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Onyx Collective Releases New Single 'My Funny Valentine'

Onyx Collective Releases New Single 'My Funny Valentine'

On Friday, elusive New York City jazz group Onyx Collective returns with the release of their new single. "My Funny Valentine" features Nick Hakim and is a reimagining of the song originally written for Richard Rodgers and Lorenz Hart's 1937 musical Babes in Arms. On Onyx Collective's stripped-down rendition of the song, out via TMWRK Records, Nick Hakim delivers a delicate vocal performance over A HAUNTING and at times tense piano riff. With the release Onyx Collective becomes one of the many significant artists to cover the song, including Hal McIntyre and Ruth Gaylor, Chet Baker, Frank Sinatra, Lee Wiley, Ella Fitzgerald, Miles Davis, The Supremes, Jerry Garcia and Merl Saunders, Chris Botti and Sting, and Chaka Khan.

Listen below!

In addition to the new single, Onyx Collective is announcing a new album coming soon via TMWRK Records. Produced by Isaiah Barr of Onyx Collective and Jeremy Yohai of Concord Music Publishing, Manhattan Special: Onyx Collective Plays Rodgers & Hart / Rodgers & Hammerstein is comprised entirely of Onyx Collective's reimaginations of songs from the legendary songwriting duos of Richard Rodgers & Oscar Hammerstein II and Rodgers & Lorenz Hart. Three of the biggest names of the American Songbook, these songwriting pairs are responsible for numbers such as "Where or When," "Spring Is Here," "Miss Jones," "Getting To Know You," and many more.

If Onyx Collective, the nebulous jazz ensemble whose name you may have overheard in downtown Manhattan at some point in the past couple years, seems elusive it is because they often are. Onyx shows are unannounced, impromptu affairs: the group will perform in a basement, at a cocktail lounge atop a hotel, and to the street from a storefront all in the course of a week. The cast of performers is interchangeable, as is the kind of music that they play. Salsa and funk are fair game, in addition to the band's own unique style of jazz.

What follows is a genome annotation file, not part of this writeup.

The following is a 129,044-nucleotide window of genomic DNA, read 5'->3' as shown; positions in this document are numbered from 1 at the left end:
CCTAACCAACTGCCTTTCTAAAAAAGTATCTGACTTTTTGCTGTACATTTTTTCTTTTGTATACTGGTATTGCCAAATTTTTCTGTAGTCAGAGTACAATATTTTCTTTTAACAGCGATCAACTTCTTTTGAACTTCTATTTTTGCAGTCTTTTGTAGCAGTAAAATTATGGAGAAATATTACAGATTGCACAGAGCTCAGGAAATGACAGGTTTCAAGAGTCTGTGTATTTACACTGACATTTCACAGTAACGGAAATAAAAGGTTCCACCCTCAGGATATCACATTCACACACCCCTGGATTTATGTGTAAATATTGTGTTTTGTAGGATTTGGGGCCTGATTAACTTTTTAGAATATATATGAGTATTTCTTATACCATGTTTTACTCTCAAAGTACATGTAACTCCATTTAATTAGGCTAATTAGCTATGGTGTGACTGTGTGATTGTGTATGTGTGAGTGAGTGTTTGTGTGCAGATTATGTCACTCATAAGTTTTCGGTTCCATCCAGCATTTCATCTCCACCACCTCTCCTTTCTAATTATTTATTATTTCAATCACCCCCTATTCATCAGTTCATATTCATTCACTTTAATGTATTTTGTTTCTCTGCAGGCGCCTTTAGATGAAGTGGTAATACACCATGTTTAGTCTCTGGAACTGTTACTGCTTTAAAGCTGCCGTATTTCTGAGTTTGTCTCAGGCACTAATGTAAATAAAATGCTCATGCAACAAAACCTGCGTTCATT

Onyx Collective is a steadfast part of New York, and the city is the glue that holds the group together. "New York's role in Onyx Collective is everything," explains Isaiah Barr, saxophonist, sometimes vocalist, and de facto leader of the band. "The names of people, the places, the street corners here are so legendary and historically prominent - it leaves a roadmap that we can walk through and a story for us to follow."

Though an often rotating cast, Barr and Austin Williamson (on drums) are regularly joined by Joshua Benitez on keyboard, Jack Guliemetti on guitar, Felix Pastorius and Spencer Murphy on electric bass, and Dean Torrey and Walter Stinson on upright bass, with Maxwell Deter providing most of Onyx Collective's visual art. There is an additional group of artists who consistently orbit in and out of the Onyx universe. Nick Hakim, Princess Nokia, Julian Soto, Dev Hynes, Wiki, and other New York mainstays have performed with the band, and Onyx quietly features on a bevy of other artists' records. Barr featured 3 times on the new David Byrne record and made a cameo in Ibeyi's live band for their performance on The Late Show with Stephen Colbert. More recently Onyx Collective toured as A$AP Rocky's live band.

The group's enigmatic nature is undeniably a part of its allure, but the force that truly propels the group is technical musical proficiency (the band's members attended New York's musical conservatories as kids) coupled with a reckless abandon. Onyx runs a manic energy through their classical training to create a live show that at times feels as punk as it does jazz. Barr is known to wield two saxophones simultaneously, playing both over Williamson's feverish drumming.